Anger is nothing new in society. It does seem, however, to be cropping up rather a lot these days—in families, in the workplace, in public gatherings, in politics, and in relations between cultures and nations. Most certainly, solutions need to be found for the troubling situations that give rise to anger. But what about anger itself? What can be done, even while solutions are being sought, to reduce feelings of anger, and thus to reverse the proliferation of destructive, angry outbursts? To me, it comes down to this: I can begin with myself—by learning how to reduce anger in myself and to respond in a constructive way to anger in others.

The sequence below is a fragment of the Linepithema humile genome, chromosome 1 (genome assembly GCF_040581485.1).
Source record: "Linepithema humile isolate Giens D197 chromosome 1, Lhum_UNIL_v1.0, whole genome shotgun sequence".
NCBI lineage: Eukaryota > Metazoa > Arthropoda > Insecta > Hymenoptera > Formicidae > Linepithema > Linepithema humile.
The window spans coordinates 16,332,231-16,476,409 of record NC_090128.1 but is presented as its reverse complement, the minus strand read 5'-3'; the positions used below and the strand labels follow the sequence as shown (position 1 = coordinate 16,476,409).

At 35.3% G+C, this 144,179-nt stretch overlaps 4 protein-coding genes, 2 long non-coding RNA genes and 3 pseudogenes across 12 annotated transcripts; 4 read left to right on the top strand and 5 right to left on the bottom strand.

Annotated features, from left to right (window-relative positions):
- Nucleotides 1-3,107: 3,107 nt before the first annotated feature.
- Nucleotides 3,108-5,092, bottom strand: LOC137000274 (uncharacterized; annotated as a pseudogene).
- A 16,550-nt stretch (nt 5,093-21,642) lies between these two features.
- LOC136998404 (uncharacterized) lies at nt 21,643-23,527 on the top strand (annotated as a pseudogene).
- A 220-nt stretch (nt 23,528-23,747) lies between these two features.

An item reprinted from The Jerusalem Post in an "Items of interest" column in this magazine caught my attention. Shmuel Greenbaum's pregnant wife was killed in the bombing of the Sbarro restaurant in Jerusalem in 2001. Yet, as the article pointed out, "In the days following his wife's death, Greenbaum refused to allow himself to get angry." Instead, "he urged people to perform acts of kindness" and "establish[ed] an organization in his wife's memory called Partners in Kindness, in order to encourage people around the world to an act of kindness each day" (Sentinel, August 18, 2003, p. 4).

Greenbaum's outward response was remarkable. But it was his inward response—not allowing himself to get angry—that enabled him to go forward in such a wonderfully constructive way. That's what really caught my attention.

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A healing link between two brothers
September 22, 2003

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